Sandra Hüller in Justine Triet's Anatomy of a Fall
Sandra Hüller in Justine Triet's Anatomy of a Fall
Best Original Screenplay
Justine Triet and Arthur Harari, Anatomy of a Fall
This screenplay was a masterclass on writing. A worthy Palme d’Or winner at Cannes, this film explores the intricacies of gender dynamics when a woman is on trial for being suspected of killing her husband. The court scenes hooked you, as you flipped how you felt about the situation with every argument. And the home scenes got you emotionally, as you experienced the terror from the point of view of the child caught in the middle. Nothing in this movie was explicitly said; the audience was left to conduct their own investigation, and check themselves on whose side they were supporting. The strongest moment of the story came halfway through, when the reenacted recording revealed the fight the couple had before the husband died. I realized during this scene that in a very subtle way, traditional roles were reversed, and as the breadwinner of the family, Sandra was being held by different standards and being perceived by the court much more harshly than a man would in this situation. (And then I caught myself thinking, “Am I just sympathizing with her because I’m a woman? Would I feel the same way if my role were reversed as well?) I think the true brilliance of the script came through the fact that this was never pointed out, it was shown to us and in order to see the grander societal comment, the audience really had to participate. An original story, a complex and challenging script, a strong competitor all awards season, Anatomy of a Fall has my pick.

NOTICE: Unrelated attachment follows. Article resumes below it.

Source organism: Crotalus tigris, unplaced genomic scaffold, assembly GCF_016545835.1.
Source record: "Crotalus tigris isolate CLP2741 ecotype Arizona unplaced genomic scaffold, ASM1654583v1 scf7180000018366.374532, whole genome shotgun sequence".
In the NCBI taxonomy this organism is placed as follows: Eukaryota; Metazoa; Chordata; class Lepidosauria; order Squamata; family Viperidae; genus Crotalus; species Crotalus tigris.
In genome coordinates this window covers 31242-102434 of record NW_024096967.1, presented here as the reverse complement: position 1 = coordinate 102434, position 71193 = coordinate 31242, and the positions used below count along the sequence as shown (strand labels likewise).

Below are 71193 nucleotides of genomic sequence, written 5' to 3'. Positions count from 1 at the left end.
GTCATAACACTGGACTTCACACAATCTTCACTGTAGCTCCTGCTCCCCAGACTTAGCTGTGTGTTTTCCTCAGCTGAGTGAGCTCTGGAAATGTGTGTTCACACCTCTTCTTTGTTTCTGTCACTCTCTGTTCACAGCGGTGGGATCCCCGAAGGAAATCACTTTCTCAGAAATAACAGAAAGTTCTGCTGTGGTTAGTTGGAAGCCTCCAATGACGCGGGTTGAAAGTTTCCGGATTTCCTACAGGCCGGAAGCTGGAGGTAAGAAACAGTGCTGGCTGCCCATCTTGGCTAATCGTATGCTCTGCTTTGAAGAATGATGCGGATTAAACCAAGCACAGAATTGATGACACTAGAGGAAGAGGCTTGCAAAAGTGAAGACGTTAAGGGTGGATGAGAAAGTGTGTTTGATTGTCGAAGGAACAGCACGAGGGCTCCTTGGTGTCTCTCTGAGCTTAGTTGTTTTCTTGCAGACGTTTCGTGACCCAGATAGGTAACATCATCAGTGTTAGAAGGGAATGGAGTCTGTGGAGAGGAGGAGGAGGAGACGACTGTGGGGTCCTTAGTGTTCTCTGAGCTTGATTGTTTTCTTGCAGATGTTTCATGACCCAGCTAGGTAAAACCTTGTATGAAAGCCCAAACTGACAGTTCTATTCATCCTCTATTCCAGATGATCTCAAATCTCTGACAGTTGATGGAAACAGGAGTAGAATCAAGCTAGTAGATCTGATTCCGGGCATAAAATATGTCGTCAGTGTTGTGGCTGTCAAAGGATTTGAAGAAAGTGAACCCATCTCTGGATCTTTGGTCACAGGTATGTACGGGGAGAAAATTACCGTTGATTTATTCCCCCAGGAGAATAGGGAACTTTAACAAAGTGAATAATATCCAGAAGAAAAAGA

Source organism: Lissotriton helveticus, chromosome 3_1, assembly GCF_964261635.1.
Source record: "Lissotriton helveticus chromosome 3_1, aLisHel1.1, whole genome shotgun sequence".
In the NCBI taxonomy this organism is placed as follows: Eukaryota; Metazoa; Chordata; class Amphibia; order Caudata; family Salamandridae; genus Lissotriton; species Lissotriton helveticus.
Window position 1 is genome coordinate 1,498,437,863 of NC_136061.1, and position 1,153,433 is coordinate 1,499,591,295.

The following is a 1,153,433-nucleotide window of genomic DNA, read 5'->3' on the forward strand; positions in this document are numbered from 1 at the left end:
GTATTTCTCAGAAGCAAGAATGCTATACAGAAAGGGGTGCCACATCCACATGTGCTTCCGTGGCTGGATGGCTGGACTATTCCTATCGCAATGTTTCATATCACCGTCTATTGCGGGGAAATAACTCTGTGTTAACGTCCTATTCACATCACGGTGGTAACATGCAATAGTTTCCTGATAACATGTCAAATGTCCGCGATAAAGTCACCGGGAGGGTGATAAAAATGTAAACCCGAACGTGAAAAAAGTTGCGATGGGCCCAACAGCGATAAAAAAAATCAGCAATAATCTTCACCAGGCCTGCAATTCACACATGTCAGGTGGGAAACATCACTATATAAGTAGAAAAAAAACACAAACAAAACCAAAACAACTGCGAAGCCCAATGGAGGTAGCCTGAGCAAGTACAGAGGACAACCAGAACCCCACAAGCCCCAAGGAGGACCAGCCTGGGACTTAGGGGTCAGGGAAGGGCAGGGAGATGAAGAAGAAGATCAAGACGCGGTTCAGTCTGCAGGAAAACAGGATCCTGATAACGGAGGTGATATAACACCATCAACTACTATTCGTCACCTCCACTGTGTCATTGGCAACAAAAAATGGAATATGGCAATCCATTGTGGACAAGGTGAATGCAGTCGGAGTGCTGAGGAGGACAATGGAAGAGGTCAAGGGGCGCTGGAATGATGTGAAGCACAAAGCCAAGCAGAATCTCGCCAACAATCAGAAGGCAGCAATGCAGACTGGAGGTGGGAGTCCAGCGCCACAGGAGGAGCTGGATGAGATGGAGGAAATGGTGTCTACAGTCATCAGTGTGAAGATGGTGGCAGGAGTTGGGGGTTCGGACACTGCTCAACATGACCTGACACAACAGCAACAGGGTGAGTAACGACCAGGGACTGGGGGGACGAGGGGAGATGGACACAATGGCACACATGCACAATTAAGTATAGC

Best Adapted Screenplay
Cord Jefferson, American Fiction
For me, Adapted Screenplay is between American Fiction and Poor Things. I think the Academy will give it to American Fiction in the end because it really felt like a novel come to life. There’s a lot to say about the practice of adaptation, but on a small scale, I think the perfect adaptation honors the original text, while creating a fresh and unique piece of storytelling. Cord Jefferson did just that. There were a lot of talking scenes in this movie, that you could imagine would flow better on the page, and would run the possibility of running dry on screen. But Jefferson made each conversation quick and witty. The characters openly discussed the themes of the movie, without ever feeling too heavy-handed. When telling a story about a black writer who feeds into racial stereotypes as a joke/experiment, only to be propelled into fame and success, it would have been easy to write it in a cheesy or insincere way. However, Jeffrey Wright’s character felt very real, there was a clear style and tone to the script, and the cynical social commentary was balanced with grounding family and relationship dynamics. American Fiction and Poor Things are brilliantly-written movies, and should inspire you to pick up the original texts as well.